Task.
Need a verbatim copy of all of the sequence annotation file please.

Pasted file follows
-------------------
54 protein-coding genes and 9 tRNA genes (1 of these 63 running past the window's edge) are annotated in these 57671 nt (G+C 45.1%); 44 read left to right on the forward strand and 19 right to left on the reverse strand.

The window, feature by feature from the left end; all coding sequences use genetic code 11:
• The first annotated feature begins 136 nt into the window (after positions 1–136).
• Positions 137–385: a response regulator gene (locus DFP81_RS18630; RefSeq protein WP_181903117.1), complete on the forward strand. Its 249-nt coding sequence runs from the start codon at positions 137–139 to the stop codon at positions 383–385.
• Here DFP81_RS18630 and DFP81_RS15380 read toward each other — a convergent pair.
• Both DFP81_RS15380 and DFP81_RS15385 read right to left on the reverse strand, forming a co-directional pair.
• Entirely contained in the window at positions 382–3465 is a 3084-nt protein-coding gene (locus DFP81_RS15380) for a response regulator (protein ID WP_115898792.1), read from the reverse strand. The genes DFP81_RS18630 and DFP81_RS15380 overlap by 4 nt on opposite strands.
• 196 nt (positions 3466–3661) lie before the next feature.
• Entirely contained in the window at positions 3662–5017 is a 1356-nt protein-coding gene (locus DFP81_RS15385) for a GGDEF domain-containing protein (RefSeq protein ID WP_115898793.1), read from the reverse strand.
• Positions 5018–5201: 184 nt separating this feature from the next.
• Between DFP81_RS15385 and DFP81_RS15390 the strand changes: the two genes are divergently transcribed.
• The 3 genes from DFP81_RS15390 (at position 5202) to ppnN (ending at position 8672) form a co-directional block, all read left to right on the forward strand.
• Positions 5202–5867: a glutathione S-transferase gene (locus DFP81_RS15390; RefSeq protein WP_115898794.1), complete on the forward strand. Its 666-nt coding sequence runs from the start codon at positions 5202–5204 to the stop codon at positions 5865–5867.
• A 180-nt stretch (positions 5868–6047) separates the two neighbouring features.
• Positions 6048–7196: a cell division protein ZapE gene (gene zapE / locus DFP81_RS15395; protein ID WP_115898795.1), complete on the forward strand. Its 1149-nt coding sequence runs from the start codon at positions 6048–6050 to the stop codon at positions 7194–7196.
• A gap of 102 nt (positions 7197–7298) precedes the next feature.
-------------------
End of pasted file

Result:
54 protein-coding genes and 9 tRNA genes (1 of these 63 running past the window's edge) are annotated in these 57671 nt (G+C 45.1%); 44 read left to right on the forward strand and 19 right to left on the reverse strand.

The window, feature by feature from the left end; all coding sequences use genetic code 11:
• The first annotated feature begins 136 nt into the window (after positions 1–136).
• Positions 137–385: a response regulator gene (locus DFP81_RS18630; RefSeq protein WP_181903117.1), complete on the forward strand. Its 249-nt coding sequence runs from the start codon at positions 137–139 to the stop codon at positions 383–385.
• Here DFP81_RS18630 and DFP81_RS15380 read toward each other — a convergent pair.
• Both DFP81_RS15380 and DFP81_RS15385 read right to left on the reverse strand, forming a co-directional pair.
• Entirely contained in the window at positions 382–3465 is a 3084-nt protein-coding gene (locus DFP81_RS15380) for a response regulator (protein ID WP_115898792.1), read from the reverse strand. The genes DFP81_RS18630 and DFP81_RS15380 overlap by 4 nt on opposite strands.
• 196 nt (positions 3466–3661) lie before the next feature.
• Entirely contained in the window at positions 3662–5017 is a 1356-nt protein-coding gene (locus DFP81_RS15385) for a GGDEF domain-containing protein (RefSeq protein ID WP_115898793.1), read from the reverse strand.
• Positions 5018–5201: 184 nt separating this feature from the next.
• Between DFP81_RS15385 and DFP81_RS15390 the strand changes: the two genes are divergently transcribed.
• The 3 genes from DFP81_RS15390 (at position 5202) to ppnN (ending at position 8672) form a co-directional block, all read left to right on the forward strand.
• Positions 5202–5867: a glutathione S-transferase gene (locus DFP81_RS15390; RefSeq protein WP_115898794.1), complete on the forward strand. Its 666-nt coding sequence runs from the start codon at positions 5202–5204 to the stop codon at positions 5865–5867.
• A 180-nt stretch (positions 5868–6047) separates the two neighbouring features.
• Positions 6048–7196: a cell division protein ZapE gene (gene zapE / locus DFP81_RS15395; protein ID WP_115898795.1), complete on the forward strand. Its 1149-nt coding sequence runs from the start codon at positions 6048–6050 to the stop codon at positions 7194–7196.
• A gap of 102 nt (positions 7197–7298) precedes the next feature.